Life after stem cell transplant
Not long after David Rhodes underwent a stem cell transplant to treat his leukemia, the nurses at UC Davis Cancer Center gave him a nickname: Ironman.
Rhodes has no immediate plans to compete in a triathlon. Unlike most transplant patients, he is a senior citizen — and a grandpa. As recently as the mid-1990s, Rhodes, 72, would not have been a candidate for the procedure that saved his life. Advances in the use of lower-toxicity therapies changed that.
“People used to say you had to be an Olympic athlete to tolerate a transplant,” says Carol Richman, professor of hematology and oncology and director of the UC Davis Stem Cell Transplant Program. “Mr. Rhodes is a great example of how far things have come.”
Rhodes is one of more than 500 patients who have received stem cell transplants at UC Davis Cancer Center since 1993. Led by the widely respected Richman, the team includes specialists in all areas of transplant science and patient care. The program is the largest and most experienced of its kind in inland Northern California and the region’s only National Marrow Donor Transplant Program, giving patients access to potential donors worldwide.
Richman and pediatric oncologist Douglas Taylor oversee up to 60 transplants each year, achieving success rates that meet or exceed national averages. In May 2008, the program was accredited for the full range of adult and pediatric transplant services by the Foundation for the Accreditation of Cellular Therapy. This milestone gives UC Davis patients access to a wider range of national transplant clinical trials and increases the number of insurance companies covering the procedure.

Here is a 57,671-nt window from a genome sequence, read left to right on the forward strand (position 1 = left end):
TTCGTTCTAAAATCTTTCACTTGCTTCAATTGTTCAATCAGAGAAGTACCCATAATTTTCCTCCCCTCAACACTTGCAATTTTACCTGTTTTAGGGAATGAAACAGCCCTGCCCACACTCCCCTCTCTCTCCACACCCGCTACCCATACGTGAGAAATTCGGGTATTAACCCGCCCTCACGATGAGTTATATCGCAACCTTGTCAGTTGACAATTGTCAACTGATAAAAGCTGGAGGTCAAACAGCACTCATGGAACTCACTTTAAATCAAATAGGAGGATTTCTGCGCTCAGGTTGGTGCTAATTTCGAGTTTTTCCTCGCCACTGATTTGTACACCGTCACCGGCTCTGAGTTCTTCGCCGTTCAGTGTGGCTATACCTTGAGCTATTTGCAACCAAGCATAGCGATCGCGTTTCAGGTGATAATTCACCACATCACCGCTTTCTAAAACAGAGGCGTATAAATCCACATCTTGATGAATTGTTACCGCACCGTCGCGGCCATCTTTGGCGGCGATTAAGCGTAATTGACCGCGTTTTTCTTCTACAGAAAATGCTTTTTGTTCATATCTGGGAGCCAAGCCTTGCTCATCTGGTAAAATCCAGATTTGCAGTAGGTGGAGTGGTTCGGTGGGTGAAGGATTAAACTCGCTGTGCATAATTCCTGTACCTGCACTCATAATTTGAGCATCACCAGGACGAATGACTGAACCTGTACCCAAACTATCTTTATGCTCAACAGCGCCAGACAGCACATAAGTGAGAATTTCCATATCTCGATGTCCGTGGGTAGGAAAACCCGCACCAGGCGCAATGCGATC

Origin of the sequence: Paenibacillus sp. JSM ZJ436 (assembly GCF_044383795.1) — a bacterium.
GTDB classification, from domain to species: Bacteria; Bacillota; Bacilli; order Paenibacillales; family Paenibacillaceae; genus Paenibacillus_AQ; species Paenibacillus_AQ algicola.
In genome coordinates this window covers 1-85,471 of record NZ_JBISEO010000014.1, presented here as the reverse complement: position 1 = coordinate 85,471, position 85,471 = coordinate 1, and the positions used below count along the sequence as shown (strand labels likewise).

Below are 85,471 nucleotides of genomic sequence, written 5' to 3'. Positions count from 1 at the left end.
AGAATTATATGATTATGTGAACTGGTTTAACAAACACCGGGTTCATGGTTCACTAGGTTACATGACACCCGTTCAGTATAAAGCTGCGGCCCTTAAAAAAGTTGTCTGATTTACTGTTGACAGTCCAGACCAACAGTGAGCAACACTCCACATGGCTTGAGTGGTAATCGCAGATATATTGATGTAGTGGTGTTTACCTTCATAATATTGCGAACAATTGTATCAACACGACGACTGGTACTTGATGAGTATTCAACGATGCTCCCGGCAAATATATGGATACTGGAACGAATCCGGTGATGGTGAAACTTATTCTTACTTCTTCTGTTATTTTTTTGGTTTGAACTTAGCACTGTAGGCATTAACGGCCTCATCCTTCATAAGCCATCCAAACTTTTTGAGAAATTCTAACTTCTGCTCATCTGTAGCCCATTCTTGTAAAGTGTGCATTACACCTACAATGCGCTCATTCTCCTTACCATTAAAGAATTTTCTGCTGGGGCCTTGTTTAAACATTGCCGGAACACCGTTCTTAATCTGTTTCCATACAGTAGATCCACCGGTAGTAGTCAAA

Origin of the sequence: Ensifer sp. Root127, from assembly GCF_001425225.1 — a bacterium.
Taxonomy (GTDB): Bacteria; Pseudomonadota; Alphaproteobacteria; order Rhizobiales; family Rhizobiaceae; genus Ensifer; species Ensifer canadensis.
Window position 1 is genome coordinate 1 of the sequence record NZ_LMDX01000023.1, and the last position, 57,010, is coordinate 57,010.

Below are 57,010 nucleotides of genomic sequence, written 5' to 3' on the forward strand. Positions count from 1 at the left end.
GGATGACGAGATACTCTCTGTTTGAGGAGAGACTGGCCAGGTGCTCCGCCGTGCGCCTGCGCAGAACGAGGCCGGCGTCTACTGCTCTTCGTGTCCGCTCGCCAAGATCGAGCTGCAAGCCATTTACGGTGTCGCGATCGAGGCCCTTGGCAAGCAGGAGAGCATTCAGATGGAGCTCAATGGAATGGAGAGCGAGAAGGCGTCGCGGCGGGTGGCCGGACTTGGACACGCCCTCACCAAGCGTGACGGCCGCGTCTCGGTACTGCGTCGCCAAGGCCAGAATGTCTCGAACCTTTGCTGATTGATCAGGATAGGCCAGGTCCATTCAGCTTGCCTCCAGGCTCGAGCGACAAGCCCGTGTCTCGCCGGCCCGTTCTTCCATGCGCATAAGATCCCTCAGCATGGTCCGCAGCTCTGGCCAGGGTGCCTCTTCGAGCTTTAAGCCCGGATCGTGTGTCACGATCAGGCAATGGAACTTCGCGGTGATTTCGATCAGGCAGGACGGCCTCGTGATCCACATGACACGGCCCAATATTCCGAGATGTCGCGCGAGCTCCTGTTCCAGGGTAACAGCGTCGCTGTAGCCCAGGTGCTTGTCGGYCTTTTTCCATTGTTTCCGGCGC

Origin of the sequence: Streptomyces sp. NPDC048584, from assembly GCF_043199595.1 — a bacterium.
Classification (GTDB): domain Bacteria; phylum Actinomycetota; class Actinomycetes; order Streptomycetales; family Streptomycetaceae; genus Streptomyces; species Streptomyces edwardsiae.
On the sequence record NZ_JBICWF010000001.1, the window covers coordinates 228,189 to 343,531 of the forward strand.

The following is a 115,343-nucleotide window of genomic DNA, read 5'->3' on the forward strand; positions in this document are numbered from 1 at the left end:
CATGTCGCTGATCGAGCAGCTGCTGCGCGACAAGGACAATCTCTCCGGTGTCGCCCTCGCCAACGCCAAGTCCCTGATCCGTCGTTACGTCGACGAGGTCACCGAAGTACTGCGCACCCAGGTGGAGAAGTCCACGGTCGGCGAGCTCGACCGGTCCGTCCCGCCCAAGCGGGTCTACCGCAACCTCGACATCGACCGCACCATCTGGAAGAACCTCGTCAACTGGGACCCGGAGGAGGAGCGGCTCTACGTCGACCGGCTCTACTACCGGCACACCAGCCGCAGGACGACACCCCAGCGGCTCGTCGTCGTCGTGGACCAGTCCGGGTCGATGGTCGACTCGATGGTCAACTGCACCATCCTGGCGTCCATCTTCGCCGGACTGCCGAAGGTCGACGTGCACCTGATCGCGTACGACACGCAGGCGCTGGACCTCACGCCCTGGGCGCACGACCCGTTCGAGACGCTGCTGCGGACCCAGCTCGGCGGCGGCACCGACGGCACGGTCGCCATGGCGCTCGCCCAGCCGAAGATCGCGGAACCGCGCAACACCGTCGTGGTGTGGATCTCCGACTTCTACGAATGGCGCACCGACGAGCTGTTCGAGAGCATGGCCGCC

"I honestly, truly have never seen another physician [Richman] more devoted to patients. She gives them her pager number and follows up with them while she’s on vacation or at medical meetings. It is extremely rare to find a physician like her nowadays."
—Ted Wun, UC Davis vice chief of hematology and oncology
Complex and intense, the field often leads to burnout for physicians, who shoulder a caseload of seriously ill patients requiring intensive follow up. Against that backdrop, Richman stands out, says Ted Wun, who performed UC Davis’ first stem cell transplant with her in 1993.
“I honestly, truly have never seen another physician more devoted to patients,” says Wun, vice chief of hematology and oncology at UC Davis. “She gives them her pager number and follows up with them while she’s on vacation or at medical meetings. It is extremely rare to find a physician like her nowadays.”
Richman came to UC Davis in 1992 from Chicago, where she had a reputation as a skilled and compassionate physician. Early in her career, she participated in some of the first stem cell transplants at Dana Farber Cancer Institute in Boston and has since been driven to perfect the process. When she arrived at UC Davis, she established the transplant program, eliminating the need for patients to travel long distances for the procedure. For Richman, watching patients recover and regain or even improve quality of life is tremendously rewarding. Over the course of the next few months, we’ll be sharing a few of their stories with you. Here is the first one.
A benevolent stranger